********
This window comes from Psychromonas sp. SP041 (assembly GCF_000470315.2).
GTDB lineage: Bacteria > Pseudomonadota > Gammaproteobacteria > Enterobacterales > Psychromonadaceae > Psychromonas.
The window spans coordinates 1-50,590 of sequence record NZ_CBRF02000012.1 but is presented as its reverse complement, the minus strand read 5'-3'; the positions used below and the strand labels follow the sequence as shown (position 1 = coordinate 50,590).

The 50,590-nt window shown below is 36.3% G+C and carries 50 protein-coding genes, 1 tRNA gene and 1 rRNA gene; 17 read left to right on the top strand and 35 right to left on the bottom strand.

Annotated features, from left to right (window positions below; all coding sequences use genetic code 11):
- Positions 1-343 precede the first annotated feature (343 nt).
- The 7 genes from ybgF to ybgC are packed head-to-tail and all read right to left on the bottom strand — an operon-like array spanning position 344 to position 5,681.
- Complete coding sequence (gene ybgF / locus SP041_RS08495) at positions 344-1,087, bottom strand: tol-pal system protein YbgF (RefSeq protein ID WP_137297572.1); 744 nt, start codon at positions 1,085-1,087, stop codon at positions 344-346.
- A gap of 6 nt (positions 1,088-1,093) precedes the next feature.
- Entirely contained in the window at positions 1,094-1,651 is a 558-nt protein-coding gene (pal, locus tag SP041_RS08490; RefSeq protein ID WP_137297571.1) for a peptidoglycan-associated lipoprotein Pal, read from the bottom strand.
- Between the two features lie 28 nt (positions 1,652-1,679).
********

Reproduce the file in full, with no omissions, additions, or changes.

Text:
This window comes from Psychromonas sp. SP041 (assembly GCF_000470315.2).
GTDB lineage: Bacteria > Pseudomonadota > Gammaproteobacteria > Enterobacterales > Psychromonadaceae > Psychromonas.
The window spans coordinates 1-50,590 of sequence record NZ_CBRF02000012.1 but is presented as its reverse complement, the minus strand read 5'-3'; the positions used below and the strand labels follow the sequence as shown (position 1 = coordinate 50,590).

The 50,590-nt window shown below is 36.3% G+C and carries 50 protein-coding genes, 1 tRNA gene and 1 rRNA gene; 17 read left to right on the top strand and 35 right to left on the bottom strand.

Annotated features, from left to right (window positions below; all coding sequences use genetic code 11):
- Positions 1-343 precede the first annotated feature (343 nt).
- The 7 genes from ybgF to ybgC are packed head-to-tail and all read right to left on the bottom strand — an operon-like array spanning position 344 to position 5,681.
- Complete coding sequence (gene ybgF / locus SP041_RS08495) at positions 344-1,087, bottom strand: tol-pal system protein YbgF (RefSeq protein ID WP_137297572.1); 744 nt, start codon at positions 1,085-1,087, stop codon at positions 344-346.
- A gap of 6 nt (positions 1,088-1,093) precedes the next feature.
- Entirely contained in the window at positions 1,094-1,651 is a 558-nt protein-coding gene (pal, locus tag SP041_RS08490; RefSeq protein ID WP_137297571.1) for a peptidoglycan-associated lipoprotein Pal, read from the bottom strand.
- Between the two features lie 28 nt (positions 1,652-1,679).